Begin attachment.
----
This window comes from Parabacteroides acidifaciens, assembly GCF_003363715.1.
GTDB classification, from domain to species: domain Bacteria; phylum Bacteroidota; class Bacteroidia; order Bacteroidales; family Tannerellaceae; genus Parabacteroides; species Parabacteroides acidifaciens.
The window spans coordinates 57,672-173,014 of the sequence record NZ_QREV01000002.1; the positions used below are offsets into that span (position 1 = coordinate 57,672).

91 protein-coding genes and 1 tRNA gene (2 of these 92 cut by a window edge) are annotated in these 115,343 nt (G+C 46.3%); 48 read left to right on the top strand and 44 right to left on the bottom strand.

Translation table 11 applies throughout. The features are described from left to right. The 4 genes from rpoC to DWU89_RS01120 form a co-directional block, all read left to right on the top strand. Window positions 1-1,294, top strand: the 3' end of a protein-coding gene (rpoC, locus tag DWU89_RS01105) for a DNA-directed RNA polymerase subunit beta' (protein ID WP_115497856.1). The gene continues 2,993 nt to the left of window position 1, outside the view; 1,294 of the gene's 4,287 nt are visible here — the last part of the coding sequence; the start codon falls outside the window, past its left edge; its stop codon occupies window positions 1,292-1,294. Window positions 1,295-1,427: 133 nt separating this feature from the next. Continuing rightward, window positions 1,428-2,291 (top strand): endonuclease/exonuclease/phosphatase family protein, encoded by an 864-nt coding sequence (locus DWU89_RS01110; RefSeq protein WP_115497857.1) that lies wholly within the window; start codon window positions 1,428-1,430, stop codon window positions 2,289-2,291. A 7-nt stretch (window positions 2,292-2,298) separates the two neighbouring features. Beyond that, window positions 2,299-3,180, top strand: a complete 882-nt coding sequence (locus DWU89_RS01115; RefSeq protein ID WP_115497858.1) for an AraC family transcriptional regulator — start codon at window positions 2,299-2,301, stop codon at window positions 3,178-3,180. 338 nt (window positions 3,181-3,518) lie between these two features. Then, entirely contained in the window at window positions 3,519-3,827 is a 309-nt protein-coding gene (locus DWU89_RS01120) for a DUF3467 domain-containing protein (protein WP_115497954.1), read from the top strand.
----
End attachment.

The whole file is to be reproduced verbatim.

This window comes from Parabacteroides acidifaciens, assembly GCF_003363715.1.
GTDB classification, from domain to species: domain Bacteria; phylum Bacteroidota; class Bacteroidia; order Bacteroidales; family Tannerellaceae; genus Parabacteroides; species Parabacteroides acidifaciens.
The window spans coordinates 57,672-173,014 of the sequence record NZ_QREV01000002.1; the positions used below are offsets into that span (position 1 = coordinate 57,672).

91 protein-coding genes and 1 tRNA gene (2 of these 92 cut by a window edge) are annotated in these 115,343 nt (G+C 46.3%); 48 read left to right on the top strand and 44 right to left on the bottom strand.

Translation table 11 applies throughout. The features are described from left to right. The 4 genes from rpoC to DWU89_RS01120 form a co-directional block, all read left to right on the top strand. Window positions 1-1,294, top strand: the 3' end of a protein-coding gene (rpoC, locus tag DWU89_RS01105) for a DNA-directed RNA polymerase subunit beta' (protein ID WP_115497856.1). The gene continues 2,993 nt to the left of window position 1, outside the view; 1,294 of the gene's 4,287 nt are visible here — the last part of the coding sequence; the start codon falls outside the window, past its left edge; its stop codon occupies window positions 1,292-1,294. Window positions 1,295-1,427: 133 nt separating this feature from the next. Continuing rightward, window positions 1,428-2,291 (top strand): endonuclease/exonuclease/phosphatase family protein, encoded by an 864-nt coding sequence (locus DWU89_RS01110; RefSeq protein WP_115497857.1) that lies wholly within the window; start codon window positions 1,428-1,430, stop codon window positions 2,289-2,291. A 7-nt stretch (window positions 2,292-2,298) separates the two neighbouring features. Beyond that, window positions 2,299-3,180, top strand: a complete 882-nt coding sequence (locus DWU89_RS01115; RefSeq protein ID WP_115497858.1) for an AraC family transcriptional regulator — start codon at window positions 2,299-2,301, stop codon at window positions 3,178-3,180. 338 nt (window positions 3,181-3,518) lie between these two features. Then, entirely contained in the window at window positions 3,519-3,827 is a 309-nt protein-coding gene (locus DWU89_RS01120) for a DUF3467 domain-containing protein (protein WP_115497954.1), read from the top strand.